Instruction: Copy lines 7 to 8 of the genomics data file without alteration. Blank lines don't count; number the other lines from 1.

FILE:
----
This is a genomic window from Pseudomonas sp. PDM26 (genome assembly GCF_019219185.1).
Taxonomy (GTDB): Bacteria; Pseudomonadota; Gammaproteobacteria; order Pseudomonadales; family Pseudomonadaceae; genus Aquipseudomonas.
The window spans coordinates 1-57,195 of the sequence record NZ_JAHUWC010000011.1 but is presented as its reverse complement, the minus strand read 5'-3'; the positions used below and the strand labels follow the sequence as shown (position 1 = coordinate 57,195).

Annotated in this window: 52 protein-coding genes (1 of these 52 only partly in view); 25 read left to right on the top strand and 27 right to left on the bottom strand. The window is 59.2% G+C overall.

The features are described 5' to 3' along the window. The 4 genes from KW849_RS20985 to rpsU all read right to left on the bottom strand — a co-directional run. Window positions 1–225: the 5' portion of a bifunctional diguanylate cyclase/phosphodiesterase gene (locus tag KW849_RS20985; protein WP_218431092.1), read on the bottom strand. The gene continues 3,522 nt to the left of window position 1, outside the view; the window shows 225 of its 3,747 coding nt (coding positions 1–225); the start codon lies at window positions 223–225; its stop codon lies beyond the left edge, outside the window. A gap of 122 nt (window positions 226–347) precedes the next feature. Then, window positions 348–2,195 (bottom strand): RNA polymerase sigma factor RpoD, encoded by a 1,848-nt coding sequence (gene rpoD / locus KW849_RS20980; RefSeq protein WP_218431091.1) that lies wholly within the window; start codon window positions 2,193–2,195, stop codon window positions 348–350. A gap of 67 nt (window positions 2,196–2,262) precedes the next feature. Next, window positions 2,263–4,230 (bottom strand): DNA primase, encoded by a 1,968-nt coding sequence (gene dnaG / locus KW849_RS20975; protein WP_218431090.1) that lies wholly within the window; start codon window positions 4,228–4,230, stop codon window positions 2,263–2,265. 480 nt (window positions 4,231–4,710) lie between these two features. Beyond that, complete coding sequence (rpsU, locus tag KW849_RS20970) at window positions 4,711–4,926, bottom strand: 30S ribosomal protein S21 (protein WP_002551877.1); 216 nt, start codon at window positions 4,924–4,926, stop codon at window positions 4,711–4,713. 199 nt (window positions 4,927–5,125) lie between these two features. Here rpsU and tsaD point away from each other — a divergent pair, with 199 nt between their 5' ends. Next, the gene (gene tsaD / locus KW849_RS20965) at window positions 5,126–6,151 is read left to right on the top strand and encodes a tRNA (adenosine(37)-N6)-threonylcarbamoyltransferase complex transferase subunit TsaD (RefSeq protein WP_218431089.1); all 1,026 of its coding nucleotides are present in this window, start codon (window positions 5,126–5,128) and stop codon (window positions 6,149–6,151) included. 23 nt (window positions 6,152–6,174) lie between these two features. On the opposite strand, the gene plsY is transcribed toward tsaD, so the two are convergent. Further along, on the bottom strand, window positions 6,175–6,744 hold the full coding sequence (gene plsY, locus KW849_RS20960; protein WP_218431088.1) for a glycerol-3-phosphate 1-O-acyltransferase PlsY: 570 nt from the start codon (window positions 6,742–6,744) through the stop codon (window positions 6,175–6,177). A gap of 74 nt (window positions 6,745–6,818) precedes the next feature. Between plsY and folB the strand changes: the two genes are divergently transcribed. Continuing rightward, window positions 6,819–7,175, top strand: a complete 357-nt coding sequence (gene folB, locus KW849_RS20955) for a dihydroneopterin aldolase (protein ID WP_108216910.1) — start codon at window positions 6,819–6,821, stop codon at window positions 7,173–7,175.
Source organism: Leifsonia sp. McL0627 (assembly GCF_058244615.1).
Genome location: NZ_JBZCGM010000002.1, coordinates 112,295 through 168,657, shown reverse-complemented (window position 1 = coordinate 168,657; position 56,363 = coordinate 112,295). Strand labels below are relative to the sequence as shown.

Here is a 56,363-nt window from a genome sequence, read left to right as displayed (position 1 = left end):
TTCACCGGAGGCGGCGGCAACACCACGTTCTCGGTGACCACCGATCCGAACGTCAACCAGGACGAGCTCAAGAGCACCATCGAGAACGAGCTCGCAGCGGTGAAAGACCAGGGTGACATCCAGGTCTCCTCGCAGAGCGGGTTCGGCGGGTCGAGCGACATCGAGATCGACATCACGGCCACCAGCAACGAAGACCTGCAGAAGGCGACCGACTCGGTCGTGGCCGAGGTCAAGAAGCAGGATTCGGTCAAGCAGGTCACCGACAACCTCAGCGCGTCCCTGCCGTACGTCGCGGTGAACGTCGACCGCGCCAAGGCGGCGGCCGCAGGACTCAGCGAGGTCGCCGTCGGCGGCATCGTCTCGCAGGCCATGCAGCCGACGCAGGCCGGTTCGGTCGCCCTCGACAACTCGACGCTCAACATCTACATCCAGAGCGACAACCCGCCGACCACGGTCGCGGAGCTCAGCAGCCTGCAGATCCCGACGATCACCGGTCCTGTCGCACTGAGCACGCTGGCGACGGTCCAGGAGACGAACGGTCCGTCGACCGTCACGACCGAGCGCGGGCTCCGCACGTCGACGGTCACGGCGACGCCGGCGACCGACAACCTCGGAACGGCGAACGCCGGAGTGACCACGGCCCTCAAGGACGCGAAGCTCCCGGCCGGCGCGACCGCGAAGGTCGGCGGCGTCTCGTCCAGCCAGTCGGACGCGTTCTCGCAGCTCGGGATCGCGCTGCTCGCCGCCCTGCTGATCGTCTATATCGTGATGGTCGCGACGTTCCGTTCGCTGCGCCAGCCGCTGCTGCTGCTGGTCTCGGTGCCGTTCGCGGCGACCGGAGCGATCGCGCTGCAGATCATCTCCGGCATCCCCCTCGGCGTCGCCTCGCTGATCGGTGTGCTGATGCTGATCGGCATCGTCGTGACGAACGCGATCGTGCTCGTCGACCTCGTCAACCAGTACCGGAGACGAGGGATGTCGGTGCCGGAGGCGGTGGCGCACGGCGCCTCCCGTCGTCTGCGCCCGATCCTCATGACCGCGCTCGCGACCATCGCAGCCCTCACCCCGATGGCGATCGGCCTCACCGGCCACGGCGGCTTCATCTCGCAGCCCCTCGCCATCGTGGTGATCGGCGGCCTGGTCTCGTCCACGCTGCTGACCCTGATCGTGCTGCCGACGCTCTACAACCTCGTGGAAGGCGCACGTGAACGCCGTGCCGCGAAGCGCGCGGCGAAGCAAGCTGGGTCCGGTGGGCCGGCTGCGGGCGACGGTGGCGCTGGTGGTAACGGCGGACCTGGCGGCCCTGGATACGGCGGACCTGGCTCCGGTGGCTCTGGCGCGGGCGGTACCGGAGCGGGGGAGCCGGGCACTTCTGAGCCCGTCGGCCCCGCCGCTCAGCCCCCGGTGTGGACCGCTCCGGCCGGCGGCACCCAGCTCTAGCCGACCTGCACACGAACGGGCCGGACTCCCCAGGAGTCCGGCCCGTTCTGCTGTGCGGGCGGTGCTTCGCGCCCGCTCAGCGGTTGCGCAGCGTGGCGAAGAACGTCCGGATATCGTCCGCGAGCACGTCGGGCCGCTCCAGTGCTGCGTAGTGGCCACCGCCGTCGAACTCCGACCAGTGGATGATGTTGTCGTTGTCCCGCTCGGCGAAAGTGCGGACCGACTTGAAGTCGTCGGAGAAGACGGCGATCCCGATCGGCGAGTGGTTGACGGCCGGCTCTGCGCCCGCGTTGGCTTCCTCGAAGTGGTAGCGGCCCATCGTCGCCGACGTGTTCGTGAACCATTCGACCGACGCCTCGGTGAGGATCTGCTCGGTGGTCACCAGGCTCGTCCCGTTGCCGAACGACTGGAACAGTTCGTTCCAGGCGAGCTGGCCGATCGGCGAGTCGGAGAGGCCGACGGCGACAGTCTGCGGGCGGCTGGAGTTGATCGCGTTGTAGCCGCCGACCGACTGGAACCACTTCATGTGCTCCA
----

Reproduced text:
Genome location: NZ_JBZCGM010000002.1, coordinates 112,295 through 168,657, shown reverse-complemented (window position 1 = coordinate 168,657; position 56,363 = coordinate 112,295). Strand labels below are relative to the sequence as shown.

Here is a 56,363-nt window from a genome sequence, read left to right as displayed (position 1 = left end):